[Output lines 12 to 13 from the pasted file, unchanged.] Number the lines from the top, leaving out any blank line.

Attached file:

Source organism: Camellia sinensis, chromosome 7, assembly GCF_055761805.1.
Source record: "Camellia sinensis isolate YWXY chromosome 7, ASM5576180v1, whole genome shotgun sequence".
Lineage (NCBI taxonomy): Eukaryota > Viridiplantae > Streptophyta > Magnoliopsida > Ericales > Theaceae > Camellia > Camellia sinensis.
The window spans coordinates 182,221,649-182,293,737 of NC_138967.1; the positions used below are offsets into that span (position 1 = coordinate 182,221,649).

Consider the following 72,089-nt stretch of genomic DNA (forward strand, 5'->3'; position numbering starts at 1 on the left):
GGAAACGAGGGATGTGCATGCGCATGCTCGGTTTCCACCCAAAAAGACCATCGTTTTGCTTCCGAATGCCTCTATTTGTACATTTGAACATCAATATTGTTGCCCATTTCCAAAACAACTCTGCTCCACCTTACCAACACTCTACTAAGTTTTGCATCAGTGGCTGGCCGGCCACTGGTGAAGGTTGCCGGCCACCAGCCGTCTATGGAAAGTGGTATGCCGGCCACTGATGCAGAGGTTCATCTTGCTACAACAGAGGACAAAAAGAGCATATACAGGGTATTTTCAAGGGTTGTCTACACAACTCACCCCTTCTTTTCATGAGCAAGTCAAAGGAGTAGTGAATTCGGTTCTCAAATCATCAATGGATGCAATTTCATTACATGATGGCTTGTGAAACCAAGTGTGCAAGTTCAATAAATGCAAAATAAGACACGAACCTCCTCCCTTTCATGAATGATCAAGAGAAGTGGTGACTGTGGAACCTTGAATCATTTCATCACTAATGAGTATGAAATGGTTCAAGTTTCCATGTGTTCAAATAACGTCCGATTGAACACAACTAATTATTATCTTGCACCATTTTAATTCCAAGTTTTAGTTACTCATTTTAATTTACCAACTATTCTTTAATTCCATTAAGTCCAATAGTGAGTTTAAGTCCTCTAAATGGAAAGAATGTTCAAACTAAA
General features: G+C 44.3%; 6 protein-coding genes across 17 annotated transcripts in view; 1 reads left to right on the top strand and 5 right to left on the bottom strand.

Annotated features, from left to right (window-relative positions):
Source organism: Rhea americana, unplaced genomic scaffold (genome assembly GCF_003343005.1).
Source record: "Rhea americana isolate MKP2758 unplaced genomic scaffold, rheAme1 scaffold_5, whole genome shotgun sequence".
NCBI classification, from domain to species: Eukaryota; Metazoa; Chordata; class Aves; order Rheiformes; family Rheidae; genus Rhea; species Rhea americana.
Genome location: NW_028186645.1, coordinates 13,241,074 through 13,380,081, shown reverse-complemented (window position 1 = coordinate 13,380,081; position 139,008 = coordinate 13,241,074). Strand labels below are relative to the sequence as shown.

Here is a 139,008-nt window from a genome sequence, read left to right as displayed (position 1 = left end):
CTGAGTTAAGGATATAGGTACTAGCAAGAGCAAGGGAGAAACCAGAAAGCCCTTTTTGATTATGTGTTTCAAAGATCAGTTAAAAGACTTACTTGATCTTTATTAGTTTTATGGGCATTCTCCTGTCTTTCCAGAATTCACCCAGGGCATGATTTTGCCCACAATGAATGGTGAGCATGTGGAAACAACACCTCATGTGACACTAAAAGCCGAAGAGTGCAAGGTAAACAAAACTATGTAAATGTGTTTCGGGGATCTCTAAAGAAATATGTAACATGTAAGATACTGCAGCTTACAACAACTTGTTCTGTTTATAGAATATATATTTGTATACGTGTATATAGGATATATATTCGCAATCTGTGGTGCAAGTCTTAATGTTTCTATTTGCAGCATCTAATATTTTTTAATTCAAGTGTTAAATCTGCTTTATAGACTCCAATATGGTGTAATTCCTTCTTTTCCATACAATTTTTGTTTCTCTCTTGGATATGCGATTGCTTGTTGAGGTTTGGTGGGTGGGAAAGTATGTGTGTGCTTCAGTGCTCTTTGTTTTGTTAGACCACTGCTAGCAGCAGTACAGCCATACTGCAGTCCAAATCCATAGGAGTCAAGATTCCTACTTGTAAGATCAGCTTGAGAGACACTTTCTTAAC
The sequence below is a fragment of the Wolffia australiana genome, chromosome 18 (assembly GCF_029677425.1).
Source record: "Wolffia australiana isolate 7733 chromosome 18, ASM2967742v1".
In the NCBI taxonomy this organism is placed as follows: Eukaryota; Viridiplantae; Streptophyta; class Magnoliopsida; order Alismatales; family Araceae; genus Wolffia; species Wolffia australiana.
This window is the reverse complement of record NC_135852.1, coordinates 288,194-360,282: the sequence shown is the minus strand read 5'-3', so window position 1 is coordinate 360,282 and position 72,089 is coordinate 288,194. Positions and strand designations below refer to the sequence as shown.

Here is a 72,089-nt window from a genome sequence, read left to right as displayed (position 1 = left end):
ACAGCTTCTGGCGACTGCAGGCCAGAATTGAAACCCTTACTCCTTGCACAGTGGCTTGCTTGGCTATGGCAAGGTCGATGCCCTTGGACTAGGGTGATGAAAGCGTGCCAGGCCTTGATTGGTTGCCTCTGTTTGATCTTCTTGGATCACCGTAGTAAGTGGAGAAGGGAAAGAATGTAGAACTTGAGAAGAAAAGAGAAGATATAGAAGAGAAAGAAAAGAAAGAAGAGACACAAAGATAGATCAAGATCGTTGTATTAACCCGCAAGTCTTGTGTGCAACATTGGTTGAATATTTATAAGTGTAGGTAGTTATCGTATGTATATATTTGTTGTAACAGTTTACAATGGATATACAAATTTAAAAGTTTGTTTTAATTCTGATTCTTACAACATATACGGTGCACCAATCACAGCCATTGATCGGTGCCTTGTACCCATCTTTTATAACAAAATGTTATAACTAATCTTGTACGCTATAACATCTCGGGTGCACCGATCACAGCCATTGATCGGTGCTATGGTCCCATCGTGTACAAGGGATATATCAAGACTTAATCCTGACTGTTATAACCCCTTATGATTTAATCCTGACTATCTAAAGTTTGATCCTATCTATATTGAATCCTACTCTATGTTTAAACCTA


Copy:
Genome location: NW_028186645.1, coordinates 13,241,074 through 13,380,081, shown reverse-complemented (window position 1 = coordinate 13,380,081; position 139,008 = coordinate 13,241,074). Strand labels below are relative to the sequence as shown.

Here is a 139,008-nt window from a genome sequence, read left to right as displayed (position 1 = left end):